A healthy sitting posture is continually changing
“The ideal sitting posture is one that continually changes, thus preventing any single tissue from accumulating too much strain.” 1The supporting muscles of the spine tire rapidly when holding the back in a static sitting position, so a healthy posture starts with motion.
Modern office chairs: the wrong kind of motionThe need for movement is well known within the seating industry, yet for 50 years the only type of postural change available in office chairs has been the backwards tilt or recline. Reclining is a way to rest more comfortably, but it is not an actual activity. Reclining is passive: it does not activate muscles and spinal structures, or stimulate the metabolism. In fact, time spent reclining in the sitting position is strongly associated with sedentary metabolic syndrome, a concentration of risk factors for diseases including type 2 diabetes, heart disease, colon and breast cancer, and obesity.2-4 This research has given rise to the expression: “sitting is the new smoking”. Clearly, the solution to sitting’s health challenges is not more reclining, but more movement!
Natural human movementIn order to find the right motion for healthy sitting, we started with basic anatomy: how do humans move? Walking is the most common motion, and the large muscles of the legs and trunk are designed for constant, alternating exertion. Leg muscles aren’t meant to be sitting pads.
This alternating movement of the legs, the basis of human movement, is demonstrated by newborns and even in the womb ,5 indicating that we are hardwired for this particular motion. That’s why the Core-flex technology allows the balanced alternating movement of the legs, while keeping the upper body stable.
Posture's necessary motion
Walking is not just the method for human movement; it also indicates the body's preferred strategy for dealing with gravity. In a series of studies by Drs. Marcos Duarte, Vladimir Zatsiorsky and others, subjects were asked to stand normally for up to thirty minutes on two pressure-sensing plates. What they discovered is that the body always maintains subtle side-to-side weight transfer (called postural sway) at a rate of 2 - 3 postural shifts per minute.6,7 This movement causes constant alternation of the forces on the trunk muscles that support the spine, indicating that the body prefers to avoid static postures of more than 20-30 seconds.
These conclusions tie in perfectly with Dr. McGill's advice to constantly vary sitting posture, because trying to maintain a static posture for more than several minutes will accumulate strain in the trunk muscles. The alternating movement of the Core-flex seat tilts the pelvis from side to side, providing the same alternation of force as walking, while stimulating leg and trunk muscles.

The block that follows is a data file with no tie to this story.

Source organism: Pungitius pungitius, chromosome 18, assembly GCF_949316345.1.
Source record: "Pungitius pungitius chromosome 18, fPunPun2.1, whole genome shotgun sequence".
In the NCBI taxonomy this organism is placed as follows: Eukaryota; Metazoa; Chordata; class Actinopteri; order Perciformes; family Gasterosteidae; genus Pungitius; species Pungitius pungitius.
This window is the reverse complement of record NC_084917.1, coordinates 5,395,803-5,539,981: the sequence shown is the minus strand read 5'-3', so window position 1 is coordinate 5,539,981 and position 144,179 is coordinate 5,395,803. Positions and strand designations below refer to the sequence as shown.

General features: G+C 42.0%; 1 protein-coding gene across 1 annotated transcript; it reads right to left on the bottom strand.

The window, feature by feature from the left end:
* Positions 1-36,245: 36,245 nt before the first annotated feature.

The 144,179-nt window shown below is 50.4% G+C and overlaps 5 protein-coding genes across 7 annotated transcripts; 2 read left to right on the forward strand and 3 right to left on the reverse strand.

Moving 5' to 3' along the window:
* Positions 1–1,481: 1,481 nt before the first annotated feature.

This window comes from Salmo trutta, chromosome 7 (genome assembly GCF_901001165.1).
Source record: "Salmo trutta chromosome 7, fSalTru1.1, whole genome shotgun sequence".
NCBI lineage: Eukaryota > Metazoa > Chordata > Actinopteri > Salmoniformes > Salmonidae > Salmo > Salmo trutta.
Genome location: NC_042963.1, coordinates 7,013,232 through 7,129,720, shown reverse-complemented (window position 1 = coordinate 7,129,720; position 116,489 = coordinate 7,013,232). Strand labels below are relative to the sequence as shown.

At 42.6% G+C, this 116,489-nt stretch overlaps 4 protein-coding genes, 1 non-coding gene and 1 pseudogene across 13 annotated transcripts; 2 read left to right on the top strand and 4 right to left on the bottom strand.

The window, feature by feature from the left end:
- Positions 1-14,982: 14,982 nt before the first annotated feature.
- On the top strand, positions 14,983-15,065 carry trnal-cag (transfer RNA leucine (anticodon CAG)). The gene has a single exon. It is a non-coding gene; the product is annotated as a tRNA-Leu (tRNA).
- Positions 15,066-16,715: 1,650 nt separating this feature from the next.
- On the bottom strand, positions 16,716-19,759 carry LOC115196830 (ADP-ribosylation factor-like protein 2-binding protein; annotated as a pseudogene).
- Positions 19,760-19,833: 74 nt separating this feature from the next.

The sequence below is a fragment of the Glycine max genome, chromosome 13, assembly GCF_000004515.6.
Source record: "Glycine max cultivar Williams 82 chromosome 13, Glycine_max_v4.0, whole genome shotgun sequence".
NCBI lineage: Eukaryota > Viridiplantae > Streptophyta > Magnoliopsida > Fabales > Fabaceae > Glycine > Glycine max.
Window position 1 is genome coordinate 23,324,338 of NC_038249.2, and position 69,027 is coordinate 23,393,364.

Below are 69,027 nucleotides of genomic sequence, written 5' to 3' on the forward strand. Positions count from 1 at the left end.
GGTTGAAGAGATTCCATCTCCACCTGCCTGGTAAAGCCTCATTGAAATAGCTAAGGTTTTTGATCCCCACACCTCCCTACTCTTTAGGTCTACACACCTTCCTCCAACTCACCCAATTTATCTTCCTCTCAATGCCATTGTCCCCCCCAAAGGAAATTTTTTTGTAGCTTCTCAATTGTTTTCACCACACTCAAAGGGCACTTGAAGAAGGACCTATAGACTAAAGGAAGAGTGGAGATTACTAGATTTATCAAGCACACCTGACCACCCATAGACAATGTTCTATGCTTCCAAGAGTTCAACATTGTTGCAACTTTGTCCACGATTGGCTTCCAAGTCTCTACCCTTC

During reclined sitting, to read or watch a movie, this movement is not needed since the chair back supports the spine. But during the upright sitting of office work, the core muscles need to continually vary exertions as Prof. McGill advises, or they fatigue rapidly. Fatigued trunk muscles lead to slumped sitting, stretched lumbar ligaments, and potential damage to discs and other spinal structures.
Finally we have an answer to the #1 dilemma of sitting ergonomics: Why are the spinal support muscles exhausted so quickly during sitting? Why does everyone end up in the slouched sitting position, which has been shown to make the lower back more susceptible to pain and injury?
The Core-flex solution: your body’s preferred motionThe patented Core-flex seat encourages alternating movement in the legs and core, stimulating the muscles and giving a gentle weight shift similar to walking. Intermittent movement in the chair gives you benefits of walking without the strain of standing. For a thorough explanation of how to use and understand the Core-flex chair, please see the Healthy Sitting Guide page. For an analysis of the physiological benefits of movement while seated, please see Dr. Jenny Pynt’s article Movement and sitting: it’s all about your health.
1 McGill, S M (2006). Ultimate back fitness and performance Backfitpro Inc.
2 Hamilton M T, Hamilton D G, Zderic DW (2007) Role of Low Energy Expenditure and Sitting in Obesity, Metabolic Syndrome, Type 2 Diabetes, and Cardiovascular Disease. Diabetes 56: 2655–2667.
3 Katzmarzyk P T, Church T S, Craig C L, Bouchard C (2009) Sitting time and mortality from all causes, cardiovascular disease, and cancer. Med Sci Sports Exercise 41: 998-1005.
4 Owen N, Sparling P B, Healy G N, Dunstan D W, Mathews C E (2010) Sedentary Behavior: Emerging Evidence for a New Health Risk. Mayo Clin Proc. 85: 1138-1141.
5 Ulrich B D, Jensen J L, & Thelen E. (1991). Stability and variation in the development of infant stepping: implications for control. In: Patla A. E., Editor. Adaptability of human gait. Elsevier Science Publishers
6 Duarte, M, Harvey, W, & Zatsiorsky, V M (2000). Stabilographic analysis of unconstrained standing. Ergonomics, 43(11), 1824-1839.
7 Duarte, M, Freitas, S M S F, & Zatsiorsky, V. (2011). Control of equilibrium in humans—Sway over sway. Motor control. Oxford University Press, Oxford, 219-242.